Single the most missing DO 13 feature?


What is the one most missing feature in DO 13 according to you?

Imo it's lack of free panel positioning (something like Visual Studio docking system). With all the configurations available, the rigidity of general panel layouting mechanism sticks out badly.

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I would like DOpus to have a "docking panel". A panel similar to those that already exist, but that serves only to load a dialog box, done via scripting. What is done or shown inside the panel would be determined by the dialog box itself. Useful to display custom info, perform tasks on selected items, etc.

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I scanned the changelog and didn't see, but might have missed...

The ability to create visual filter with rules that works when you change folders

The Filter bar sometimes feels rather limited as to what it can filter. I created a command with a script that filters files that have been created within the past 24 hrs, but it vanishes if I change folders.

Command that repeats the last Copy/Move command

Preferences / Filtering and Sorting / Filter Bar / Clear the filter automatically when changing folders

That's a tough one, I'd have to say it's between the four following:

Virtual Folders - Folders that are populated based on criteria set by the end user. For example, let's say say you have multiple work folders. Well the end user could then create a virtual folder that could bring together all their currently open projects into a single virtual folder for easy management and viewing. They could also have it set to include documentation relevant to those projects as well, even if they are stored in another set of separate folders. All the files would still exist in their original locations, the virtual folder would just make it vastly easier to present relevant folders and files. It essentially allows you to keep the directory structure you like while also having an ideal presentation for productivity.

Dynamic Lister flow - As it stands right now for tile and thumbnail views each thumbnail gets an equal amount of space. When you have images of varying aspect ratios, either you have to accept that the long images will be very small, the fat images will have a lot of space to either side, or that you enable the new resizing and that one of those two aspect ratios will have a lot of the image cropped off. That's where dynamic sizing comes in. Each thumbnail's size is adjusted based on the image aspect ratio, so you can have a tall thin image right next to a very wide image and each thumbnail would take up just the right amount of horizontal space. This enables you to fit many more thumbnails in the same space when there are varying aspect ratios and allows each thumbnail to be displayed without cropping and being made small and hard to see.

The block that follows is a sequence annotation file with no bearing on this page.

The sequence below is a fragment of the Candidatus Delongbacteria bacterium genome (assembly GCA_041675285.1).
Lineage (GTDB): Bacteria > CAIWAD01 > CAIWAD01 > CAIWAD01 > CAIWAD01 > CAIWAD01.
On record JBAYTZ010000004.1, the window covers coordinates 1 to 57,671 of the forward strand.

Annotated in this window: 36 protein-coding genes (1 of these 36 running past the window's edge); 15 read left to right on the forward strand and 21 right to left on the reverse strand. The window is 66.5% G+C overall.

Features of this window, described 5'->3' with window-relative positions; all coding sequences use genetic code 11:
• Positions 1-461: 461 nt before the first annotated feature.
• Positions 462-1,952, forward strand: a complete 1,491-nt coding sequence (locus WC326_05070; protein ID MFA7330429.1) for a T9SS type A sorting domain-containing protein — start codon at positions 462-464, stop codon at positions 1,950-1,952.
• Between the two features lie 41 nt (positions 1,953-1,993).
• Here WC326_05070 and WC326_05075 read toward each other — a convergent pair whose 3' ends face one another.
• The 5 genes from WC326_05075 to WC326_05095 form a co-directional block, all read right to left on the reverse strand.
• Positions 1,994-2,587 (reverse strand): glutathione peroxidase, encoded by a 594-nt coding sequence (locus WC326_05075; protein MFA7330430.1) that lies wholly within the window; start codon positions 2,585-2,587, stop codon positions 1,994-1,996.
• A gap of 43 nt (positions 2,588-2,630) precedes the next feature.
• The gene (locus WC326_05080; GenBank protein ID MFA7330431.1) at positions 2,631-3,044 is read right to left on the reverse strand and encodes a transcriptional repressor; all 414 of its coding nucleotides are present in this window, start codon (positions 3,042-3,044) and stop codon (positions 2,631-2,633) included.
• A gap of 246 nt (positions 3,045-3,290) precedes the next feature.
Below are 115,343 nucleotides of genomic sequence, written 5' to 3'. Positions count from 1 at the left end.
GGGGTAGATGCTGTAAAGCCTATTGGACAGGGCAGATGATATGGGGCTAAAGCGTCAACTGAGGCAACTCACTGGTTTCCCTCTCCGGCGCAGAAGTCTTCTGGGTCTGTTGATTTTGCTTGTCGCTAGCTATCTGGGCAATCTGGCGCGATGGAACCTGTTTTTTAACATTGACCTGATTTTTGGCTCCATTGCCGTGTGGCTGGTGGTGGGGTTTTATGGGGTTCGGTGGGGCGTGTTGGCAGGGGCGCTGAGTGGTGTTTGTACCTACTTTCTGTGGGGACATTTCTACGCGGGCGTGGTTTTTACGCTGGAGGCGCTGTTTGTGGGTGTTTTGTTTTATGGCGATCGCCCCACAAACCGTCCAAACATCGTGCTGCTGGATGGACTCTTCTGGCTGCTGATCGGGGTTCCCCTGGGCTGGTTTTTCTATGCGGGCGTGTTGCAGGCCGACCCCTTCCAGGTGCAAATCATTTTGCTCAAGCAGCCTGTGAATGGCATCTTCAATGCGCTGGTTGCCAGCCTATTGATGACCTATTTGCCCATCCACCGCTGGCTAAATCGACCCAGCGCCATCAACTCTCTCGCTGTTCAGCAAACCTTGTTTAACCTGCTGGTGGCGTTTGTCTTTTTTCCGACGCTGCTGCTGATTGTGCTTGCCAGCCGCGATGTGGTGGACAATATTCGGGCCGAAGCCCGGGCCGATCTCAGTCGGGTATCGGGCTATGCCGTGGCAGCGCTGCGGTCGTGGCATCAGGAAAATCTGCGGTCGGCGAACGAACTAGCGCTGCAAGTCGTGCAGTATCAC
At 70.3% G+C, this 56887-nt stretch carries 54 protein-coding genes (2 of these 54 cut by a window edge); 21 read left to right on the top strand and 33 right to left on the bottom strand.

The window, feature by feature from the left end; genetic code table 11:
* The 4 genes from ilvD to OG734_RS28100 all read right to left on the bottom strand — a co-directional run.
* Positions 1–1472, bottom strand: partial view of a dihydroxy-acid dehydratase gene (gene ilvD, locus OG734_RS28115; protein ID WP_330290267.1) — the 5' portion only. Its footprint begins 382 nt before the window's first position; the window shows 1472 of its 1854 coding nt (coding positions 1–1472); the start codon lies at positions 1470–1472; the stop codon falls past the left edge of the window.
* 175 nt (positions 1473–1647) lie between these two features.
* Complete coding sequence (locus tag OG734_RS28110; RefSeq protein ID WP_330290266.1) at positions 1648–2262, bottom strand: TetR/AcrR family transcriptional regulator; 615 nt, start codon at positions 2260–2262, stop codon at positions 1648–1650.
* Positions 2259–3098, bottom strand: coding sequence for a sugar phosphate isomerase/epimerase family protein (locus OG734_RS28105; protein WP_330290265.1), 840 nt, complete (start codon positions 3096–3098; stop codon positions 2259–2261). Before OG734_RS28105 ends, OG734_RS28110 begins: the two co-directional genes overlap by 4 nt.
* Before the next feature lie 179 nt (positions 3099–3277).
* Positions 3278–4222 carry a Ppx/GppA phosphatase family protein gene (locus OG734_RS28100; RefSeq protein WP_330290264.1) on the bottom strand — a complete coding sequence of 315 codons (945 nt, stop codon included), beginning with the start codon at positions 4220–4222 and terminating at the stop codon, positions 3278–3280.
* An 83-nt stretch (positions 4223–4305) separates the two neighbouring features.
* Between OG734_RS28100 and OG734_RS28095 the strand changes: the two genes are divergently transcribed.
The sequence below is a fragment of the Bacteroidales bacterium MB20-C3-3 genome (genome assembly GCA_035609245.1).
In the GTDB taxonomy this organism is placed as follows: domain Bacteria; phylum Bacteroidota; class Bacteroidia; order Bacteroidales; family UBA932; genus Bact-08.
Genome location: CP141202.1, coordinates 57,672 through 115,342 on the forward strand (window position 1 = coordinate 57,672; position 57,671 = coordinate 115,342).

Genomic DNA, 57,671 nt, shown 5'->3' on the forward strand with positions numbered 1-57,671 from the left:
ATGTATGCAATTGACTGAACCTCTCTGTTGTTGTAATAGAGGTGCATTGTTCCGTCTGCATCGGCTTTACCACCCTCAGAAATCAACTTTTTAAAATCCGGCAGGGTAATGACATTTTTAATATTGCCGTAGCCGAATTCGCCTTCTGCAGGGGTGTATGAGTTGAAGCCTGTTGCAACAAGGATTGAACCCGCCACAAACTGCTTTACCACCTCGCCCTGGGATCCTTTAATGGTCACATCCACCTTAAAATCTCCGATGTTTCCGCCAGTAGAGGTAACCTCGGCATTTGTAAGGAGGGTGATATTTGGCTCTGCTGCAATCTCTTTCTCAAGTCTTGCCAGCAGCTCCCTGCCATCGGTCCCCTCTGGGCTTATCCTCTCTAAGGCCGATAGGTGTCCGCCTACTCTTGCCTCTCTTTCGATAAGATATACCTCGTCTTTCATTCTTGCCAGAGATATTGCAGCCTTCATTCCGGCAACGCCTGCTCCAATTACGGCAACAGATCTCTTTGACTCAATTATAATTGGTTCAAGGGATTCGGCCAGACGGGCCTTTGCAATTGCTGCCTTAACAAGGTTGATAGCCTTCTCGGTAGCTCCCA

Custom Metadata - The ability to create and set custom file and folder metadata fields. You can sort of get this functionality by adding the data to the name and using RegEx to create custom columns but that comes with issues like file name length limitations, the inability to hide the file name (which means you will often have this massive file name taking up space and making it hard to read the data you want to), and the other problems associated with storing multiple values in a single field (a big no-no as any database developer will tell you). The problem is where is this custom metadata stored, other programs would not recognize data stored in an ADS. DOPUS could potentially store custom metadata fields in the comments metadata field and separate the values with a delimiter. DOPUS could even allow the user to still write to the comments field and add delimiters after the comments data.

CSS based interface - Some programs allow for their interface to be defined by a CSS file, which enables incredible levels of customization. For DOPUS it would vastly simplify editing colors and fonts in addition to allowing the end user to customize everything about what's displayed including adding entirely new features to creating new display modes. CSS is also excellent at scaling given it has to work on nearly every device in the world and extremely fast. Depending on the implementation, features 1,2, and 3 could all be done via CSS (they'd just need to be able to access that information). The problem with this feature is it would require a massive rewrite of application code.

Sounds very similar to Libraries.